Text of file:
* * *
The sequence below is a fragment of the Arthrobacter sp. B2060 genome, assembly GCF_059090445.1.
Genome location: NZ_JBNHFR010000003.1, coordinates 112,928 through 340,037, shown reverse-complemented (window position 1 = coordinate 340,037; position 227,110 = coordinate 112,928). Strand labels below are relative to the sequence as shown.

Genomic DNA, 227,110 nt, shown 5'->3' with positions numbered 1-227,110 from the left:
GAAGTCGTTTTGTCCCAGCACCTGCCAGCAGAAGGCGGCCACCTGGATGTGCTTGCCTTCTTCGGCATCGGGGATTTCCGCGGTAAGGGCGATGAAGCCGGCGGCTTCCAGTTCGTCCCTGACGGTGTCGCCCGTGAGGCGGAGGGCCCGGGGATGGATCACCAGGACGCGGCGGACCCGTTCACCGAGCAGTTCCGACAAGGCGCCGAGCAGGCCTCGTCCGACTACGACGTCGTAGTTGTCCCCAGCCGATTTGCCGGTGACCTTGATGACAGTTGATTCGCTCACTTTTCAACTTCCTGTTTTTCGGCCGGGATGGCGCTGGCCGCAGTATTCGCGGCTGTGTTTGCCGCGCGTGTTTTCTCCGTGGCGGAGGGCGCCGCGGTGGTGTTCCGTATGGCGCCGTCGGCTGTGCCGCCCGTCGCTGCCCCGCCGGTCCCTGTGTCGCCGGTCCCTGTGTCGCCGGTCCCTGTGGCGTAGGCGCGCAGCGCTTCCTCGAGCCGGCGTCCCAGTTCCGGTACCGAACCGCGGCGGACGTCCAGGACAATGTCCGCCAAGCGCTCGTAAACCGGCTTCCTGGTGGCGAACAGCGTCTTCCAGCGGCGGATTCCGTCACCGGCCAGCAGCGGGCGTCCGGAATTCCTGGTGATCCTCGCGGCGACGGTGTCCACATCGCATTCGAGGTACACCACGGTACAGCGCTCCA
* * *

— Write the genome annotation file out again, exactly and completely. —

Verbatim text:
The sequence below is a fragment of the Arthrobacter sp. B2060 genome, assembly GCF_059090445.1.
Genome location: NZ_JBNHFR010000003.1, coordinates 112,928 through 340,037, shown reverse-complemented (window position 1 = coordinate 340,037; position 227,110 = coordinate 112,928). Strand labels below are relative to the sequence as shown.

Genomic DNA, 227,110 nt, shown 5'->3' with positions numbered 1-227,110 from the left:
GAAGTCGTTTTGTCCCAGCACCTGCCAGCAGAAGGCGGCCACCTGGATGTGCTTGCCTTCTTCGGCATCGGGGATTTCCGCGGTAAGGGCGATGAAGCCGGCGGCTTCCAGTTCGTCCCTGACGGTGTCGCCCGTGAGGCGGAGGGCCCGGGGATGGATCACCAGGACGCGGCGGACCCGTTCACCGAGCAGTTCCGACAAGGCGCCGAGCAGGCCTCGTCCGACTACGACGTCGTAGTTGTCCCCAGCCGATTTGCCGGTGACCTTGATGACAGTTGATTCGCTCACTTTTCAACTTCCTGTTTTTCGGCCGGGATGGCGCTGGCCGCAGTATTCGCGGCTGTGTTTGCCGCGCGTGTTTTCTCCGTGGCGGAGGGCGCCGCGGTGGTGTTCCGTATGGCGCCGTCGGCTGTGCCGCCCGTCGCTGCCCCGCCGGTCCCTGTGTCGCCGGTCCCTGTGTCGCCGGTCCCTGTGGCGTAGGCGCGCAGCGCTTCCTCGAGCCGGCGTCCCAGTTCCGGTACCGAACCGCGGCGGACGTCCAGGACAATGTCCGCCAAGCGCTCGTAAACCGGCTTCCTGGTGGCGAACAGCGTCTTCCAGCGGCGGATTCCGTCACCGGCCAGCAGCGGGCGTCCGGAATTCCTGGTGATCCTCGCGGCGACGGTGTCCACATCGCATTCGAGGTACACCACGGTACAGCGCTCCA